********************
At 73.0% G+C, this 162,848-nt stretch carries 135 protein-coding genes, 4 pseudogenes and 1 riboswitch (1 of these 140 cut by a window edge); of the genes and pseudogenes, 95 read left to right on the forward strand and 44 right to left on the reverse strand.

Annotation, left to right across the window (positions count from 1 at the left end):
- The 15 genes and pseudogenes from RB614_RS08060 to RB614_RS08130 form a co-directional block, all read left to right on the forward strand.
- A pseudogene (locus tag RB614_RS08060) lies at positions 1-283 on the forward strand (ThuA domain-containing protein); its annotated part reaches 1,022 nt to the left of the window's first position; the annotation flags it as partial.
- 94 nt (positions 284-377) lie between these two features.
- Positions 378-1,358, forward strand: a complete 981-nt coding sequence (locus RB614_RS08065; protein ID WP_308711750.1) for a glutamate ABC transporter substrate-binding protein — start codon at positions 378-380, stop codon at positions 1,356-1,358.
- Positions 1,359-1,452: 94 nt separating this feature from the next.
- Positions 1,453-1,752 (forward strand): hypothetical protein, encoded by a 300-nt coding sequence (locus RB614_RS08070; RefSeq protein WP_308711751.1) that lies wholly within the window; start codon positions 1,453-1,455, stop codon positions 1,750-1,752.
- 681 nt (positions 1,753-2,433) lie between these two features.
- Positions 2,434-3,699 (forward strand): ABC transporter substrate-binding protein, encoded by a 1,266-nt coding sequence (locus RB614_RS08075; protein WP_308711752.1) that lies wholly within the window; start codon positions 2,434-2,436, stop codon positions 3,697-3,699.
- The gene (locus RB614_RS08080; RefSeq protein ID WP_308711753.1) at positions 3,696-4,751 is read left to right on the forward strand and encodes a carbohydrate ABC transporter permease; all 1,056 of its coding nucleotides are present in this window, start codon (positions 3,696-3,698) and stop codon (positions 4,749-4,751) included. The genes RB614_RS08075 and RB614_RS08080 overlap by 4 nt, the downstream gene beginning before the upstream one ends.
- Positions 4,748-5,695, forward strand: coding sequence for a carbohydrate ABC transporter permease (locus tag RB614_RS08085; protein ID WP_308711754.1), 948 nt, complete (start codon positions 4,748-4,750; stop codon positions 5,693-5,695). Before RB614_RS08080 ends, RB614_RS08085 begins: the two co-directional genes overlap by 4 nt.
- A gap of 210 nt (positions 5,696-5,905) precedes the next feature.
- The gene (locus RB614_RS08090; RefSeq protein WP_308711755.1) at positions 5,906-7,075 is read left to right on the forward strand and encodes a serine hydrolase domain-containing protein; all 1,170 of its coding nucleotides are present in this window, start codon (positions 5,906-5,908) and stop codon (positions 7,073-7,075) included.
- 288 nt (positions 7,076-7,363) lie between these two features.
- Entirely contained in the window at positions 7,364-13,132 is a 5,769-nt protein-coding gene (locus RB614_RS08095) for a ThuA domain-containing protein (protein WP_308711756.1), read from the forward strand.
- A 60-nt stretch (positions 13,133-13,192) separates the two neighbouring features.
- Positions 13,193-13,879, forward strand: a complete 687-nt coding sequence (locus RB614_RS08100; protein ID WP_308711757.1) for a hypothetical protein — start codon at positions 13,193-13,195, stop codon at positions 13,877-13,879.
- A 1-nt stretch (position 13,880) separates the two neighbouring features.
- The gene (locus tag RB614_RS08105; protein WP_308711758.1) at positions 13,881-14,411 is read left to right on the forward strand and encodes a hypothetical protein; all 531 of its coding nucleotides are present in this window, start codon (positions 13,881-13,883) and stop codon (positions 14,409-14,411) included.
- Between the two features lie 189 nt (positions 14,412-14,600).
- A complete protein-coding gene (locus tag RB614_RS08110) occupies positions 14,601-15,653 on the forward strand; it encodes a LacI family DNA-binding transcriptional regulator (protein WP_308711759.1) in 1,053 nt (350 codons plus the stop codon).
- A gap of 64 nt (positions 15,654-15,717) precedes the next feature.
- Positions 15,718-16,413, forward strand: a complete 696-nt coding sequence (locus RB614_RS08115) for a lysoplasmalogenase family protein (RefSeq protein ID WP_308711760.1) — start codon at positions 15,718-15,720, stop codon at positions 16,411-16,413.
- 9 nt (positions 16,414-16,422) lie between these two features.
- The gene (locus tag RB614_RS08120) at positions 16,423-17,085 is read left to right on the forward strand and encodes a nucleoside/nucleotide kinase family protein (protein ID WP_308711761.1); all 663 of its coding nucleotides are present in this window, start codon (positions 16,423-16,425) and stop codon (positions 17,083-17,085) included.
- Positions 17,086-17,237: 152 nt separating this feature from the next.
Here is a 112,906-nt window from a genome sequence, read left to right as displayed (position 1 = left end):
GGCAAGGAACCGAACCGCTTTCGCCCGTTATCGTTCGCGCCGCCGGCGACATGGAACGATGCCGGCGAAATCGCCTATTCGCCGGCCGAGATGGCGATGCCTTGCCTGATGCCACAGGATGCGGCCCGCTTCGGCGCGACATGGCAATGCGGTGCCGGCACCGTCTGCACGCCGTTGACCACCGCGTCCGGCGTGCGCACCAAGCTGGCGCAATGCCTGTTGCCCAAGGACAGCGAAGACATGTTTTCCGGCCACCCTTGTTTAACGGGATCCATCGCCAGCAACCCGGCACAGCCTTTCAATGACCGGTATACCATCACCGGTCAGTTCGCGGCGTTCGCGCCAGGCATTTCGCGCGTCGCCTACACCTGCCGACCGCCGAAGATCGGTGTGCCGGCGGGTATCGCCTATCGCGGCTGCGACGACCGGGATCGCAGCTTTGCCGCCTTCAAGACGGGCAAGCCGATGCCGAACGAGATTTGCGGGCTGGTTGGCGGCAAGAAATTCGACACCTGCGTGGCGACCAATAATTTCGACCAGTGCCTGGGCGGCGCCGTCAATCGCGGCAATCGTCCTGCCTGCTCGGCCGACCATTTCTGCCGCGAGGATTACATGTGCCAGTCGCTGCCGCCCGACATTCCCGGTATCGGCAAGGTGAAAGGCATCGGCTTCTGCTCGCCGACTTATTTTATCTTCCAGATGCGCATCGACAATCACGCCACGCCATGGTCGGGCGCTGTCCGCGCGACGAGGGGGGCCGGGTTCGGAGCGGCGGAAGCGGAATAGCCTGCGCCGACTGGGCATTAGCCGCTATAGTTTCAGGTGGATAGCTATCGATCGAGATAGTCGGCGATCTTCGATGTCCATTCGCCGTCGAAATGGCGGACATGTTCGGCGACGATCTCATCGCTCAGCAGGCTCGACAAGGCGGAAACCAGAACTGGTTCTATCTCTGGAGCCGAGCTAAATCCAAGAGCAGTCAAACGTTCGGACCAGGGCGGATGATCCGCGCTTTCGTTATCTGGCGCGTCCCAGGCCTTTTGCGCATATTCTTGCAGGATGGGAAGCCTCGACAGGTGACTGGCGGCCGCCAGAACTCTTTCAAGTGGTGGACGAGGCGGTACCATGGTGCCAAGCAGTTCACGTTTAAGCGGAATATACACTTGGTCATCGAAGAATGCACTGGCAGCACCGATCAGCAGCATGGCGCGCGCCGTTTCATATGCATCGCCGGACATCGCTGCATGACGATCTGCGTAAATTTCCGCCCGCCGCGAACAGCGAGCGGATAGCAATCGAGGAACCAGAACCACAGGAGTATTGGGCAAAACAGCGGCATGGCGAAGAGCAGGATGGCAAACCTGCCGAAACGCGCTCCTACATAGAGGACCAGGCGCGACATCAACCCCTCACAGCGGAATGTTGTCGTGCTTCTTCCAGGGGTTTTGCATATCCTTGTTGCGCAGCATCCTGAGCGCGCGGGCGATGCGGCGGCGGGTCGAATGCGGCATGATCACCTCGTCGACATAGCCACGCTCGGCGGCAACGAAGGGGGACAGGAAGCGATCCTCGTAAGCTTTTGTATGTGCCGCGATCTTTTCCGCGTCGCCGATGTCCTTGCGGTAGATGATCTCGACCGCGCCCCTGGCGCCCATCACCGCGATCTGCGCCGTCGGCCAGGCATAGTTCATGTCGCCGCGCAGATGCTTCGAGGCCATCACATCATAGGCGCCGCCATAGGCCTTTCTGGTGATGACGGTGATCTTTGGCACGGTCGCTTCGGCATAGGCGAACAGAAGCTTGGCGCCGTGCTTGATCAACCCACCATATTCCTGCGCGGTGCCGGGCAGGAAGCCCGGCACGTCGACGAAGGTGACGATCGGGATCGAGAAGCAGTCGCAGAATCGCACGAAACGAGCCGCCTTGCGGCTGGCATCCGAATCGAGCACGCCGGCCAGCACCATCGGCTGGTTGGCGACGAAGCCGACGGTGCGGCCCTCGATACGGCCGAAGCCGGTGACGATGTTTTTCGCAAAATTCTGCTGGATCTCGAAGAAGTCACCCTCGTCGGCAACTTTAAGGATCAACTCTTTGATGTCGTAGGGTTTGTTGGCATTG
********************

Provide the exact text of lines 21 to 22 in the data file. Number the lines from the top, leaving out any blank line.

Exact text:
- Between the two features lie 189 nt (positions 14,412-14,600).
- A complete protein-coding gene (locus tag RB614_RS08110) occupies positions 14,601-15,653 on the forward strand; it encodes a LacI family DNA-binding transcriptional regulator (protein WP_308711759.1) in 1,053 nt (350 codons plus the stop codon).